Some defense analysts have argued that the best way to cope with sophisticated threats is through the application of precise firepower from the air and the sea. But the United States' adversaries are well aware of its impressive surveillance and precision-strike capabilities and are already devising tactical countermeasures to defeat them. They have made plans for dispersing forces and concealing them among local populations, and they are developing technologies that will offset U.S. advantages, such as man-portable air defense systems, antitank guided munitions, and surface-to-surface rockets. Defeating elusive adversaries equipped with such weapons will require sufficient armored forces, which have the protection, mobility, and firepower to seek out and destroy enemies on the ground.

In addition to high-end threats from states and low-end threats from irregular forces, the United States must also be prepared to deal with a third type of challenge: so-called hybrid adversaries. These state-sponsored opponents are small in number, moderately trained, and often decentralized, but what they lack in manpower they make up for in firepower. Hezbollah, for example, now possesses mortars, rocket-propelled grenades, antitank guided missiles, long-range rockets, man-portable air defense systems, and even unmanned aerial vehicles. Hybrid adversaries can also attack U.S. forces by resorting to cyberwarfare, GPS jammers, and improvised explosive devices. The most effective way to defeat such organizations is by establishing control over territory and the people living there -- a kind of mission that cannot be accomplished without armored forces.

As military technologies continue to spread, all three types of adversaries -- states, nonstate actors, and hybrid entities -- will employ advanced weapons to deny U.S. forces the ability to operate in protected areas. To address this challenge, the military will need armored forces to fight their way through long-range weapons fire and gain physical contact with hard-to-find opponents. Tanks and armored vehicles can maneuver quickly to strike the enemy from unexpected directions with multiple forms of firepower at a range of two to three miles. With the right training, organization, and equipment, armored forces can survive and succeed in the face of highly capable enemies.


At a time when budget constraints are forcing the Pentagon to make tough choices, the army's armored forces may seem like an extravagance. And at a time when precision-guided missiles can destroy faraway targets in seconds, tanks and armored vehicles might appear obsolete. To some, armored forces look like a hulking, overpriced holdover from a bygone era.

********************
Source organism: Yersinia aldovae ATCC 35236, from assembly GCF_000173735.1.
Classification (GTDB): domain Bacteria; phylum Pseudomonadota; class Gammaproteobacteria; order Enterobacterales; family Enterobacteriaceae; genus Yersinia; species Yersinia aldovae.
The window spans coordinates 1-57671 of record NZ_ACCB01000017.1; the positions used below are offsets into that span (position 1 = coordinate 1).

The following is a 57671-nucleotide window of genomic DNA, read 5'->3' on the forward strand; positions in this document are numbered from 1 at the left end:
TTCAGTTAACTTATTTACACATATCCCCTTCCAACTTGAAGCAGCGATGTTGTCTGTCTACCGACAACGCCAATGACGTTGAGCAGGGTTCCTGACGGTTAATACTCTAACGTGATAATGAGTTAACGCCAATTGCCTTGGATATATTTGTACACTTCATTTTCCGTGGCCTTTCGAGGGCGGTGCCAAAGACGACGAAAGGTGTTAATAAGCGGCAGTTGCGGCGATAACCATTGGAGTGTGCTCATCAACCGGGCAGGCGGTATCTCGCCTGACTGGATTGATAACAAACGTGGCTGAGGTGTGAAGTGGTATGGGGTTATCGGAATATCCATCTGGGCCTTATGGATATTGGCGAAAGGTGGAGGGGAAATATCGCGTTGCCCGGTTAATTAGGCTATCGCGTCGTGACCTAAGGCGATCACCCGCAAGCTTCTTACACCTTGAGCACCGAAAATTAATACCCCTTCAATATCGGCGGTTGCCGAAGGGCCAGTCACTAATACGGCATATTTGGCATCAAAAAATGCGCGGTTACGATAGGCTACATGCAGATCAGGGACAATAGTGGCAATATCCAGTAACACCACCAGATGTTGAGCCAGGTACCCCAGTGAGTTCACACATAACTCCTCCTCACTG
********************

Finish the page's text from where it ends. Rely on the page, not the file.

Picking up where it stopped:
Nothing could be further from the truth. The U.S. military's armored forces have played a vital role in deterring aggression, toppling regimes, and defeating conventional forces and insurgents alike. And they will become even more important as potential adversaries continue to adapt to the U.S. military's advantages in airpower, sea power, surveillance, and targeting. Operating alongside the army's light and medium forces, armored brigade combat teams possess the protection, mobility, and firepower needed to defeat capable state and state-sponsored enemies. Only armored brigade combat teams, moreover, have the versatility to scale down for irregular conflict and other campaigns such as peacekeeping operations, humanitarian interventions, and missions to train foreign militaries. In these and so many other ways, they act as the United States' hedge against an uncertain future.

Decisions about the U.S. Army's force structure and capabilities are complicated and rarely discussed outside the Pentagon. But they matter greatly: once taken, they will shape the military options available to the president and affect the Pentagon's ability to execute defense strategy for years to come. As the country considers how to shape the military of tomorrow, it should be wary of forfeiting the power and flexibility provided by sufficient numbers of trained and ready armored forces. Were they abandoned, such capabilities would be extremely hard to regenerate.

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  • CHRIS MCKINNEY is a Lieutenant Colonel in the U.S. Army and an adviser to the Saudi Arabian National Guard. MARK ELFENDAHL is a Colonel in the U.S. Army and a student at the Joint Advanced Warfighting School in Norfolk, Virginia. H. R. MCMASTER is a Major General in the U.S. Army and Commander of the Maneuver Center of Excellence at Fort Benning, Georgia.